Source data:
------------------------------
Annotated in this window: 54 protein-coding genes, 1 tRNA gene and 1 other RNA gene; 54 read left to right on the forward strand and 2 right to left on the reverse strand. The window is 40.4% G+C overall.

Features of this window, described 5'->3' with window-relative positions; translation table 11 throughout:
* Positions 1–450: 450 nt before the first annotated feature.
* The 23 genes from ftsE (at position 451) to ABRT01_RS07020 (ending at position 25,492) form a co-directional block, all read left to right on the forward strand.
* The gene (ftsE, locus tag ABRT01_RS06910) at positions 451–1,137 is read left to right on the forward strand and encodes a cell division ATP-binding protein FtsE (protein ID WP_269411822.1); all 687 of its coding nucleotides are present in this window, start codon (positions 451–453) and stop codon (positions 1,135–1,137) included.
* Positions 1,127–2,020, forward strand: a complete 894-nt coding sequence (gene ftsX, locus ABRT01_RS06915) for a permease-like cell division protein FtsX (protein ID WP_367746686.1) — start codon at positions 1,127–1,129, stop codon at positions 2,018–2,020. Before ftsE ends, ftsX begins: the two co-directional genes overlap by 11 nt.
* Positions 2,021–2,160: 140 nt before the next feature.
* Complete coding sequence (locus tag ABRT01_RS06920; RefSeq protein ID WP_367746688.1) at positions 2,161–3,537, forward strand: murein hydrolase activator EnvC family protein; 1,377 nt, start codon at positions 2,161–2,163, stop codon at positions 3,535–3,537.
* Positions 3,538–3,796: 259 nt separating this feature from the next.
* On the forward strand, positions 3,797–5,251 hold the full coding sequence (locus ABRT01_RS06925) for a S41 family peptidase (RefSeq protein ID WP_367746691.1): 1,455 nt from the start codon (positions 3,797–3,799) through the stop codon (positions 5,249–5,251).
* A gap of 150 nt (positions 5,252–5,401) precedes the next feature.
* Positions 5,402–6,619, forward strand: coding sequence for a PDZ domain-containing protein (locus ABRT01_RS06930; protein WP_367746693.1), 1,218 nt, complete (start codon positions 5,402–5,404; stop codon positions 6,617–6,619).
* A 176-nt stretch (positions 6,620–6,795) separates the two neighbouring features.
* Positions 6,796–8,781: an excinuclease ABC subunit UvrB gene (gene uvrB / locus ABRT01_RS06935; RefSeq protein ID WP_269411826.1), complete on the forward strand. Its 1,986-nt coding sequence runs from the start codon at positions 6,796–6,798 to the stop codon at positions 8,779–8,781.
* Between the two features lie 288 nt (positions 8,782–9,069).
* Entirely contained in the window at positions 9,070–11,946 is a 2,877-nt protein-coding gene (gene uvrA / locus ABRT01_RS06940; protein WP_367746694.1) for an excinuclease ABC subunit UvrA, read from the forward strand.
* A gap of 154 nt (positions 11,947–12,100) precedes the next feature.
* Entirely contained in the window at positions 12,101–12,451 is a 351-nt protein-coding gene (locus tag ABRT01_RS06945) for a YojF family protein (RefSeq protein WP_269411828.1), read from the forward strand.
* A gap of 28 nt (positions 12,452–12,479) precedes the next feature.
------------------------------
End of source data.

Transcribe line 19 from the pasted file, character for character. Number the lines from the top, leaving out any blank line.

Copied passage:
* A gap of 28 nt (positions 12,452–12,479) precedes the next feature.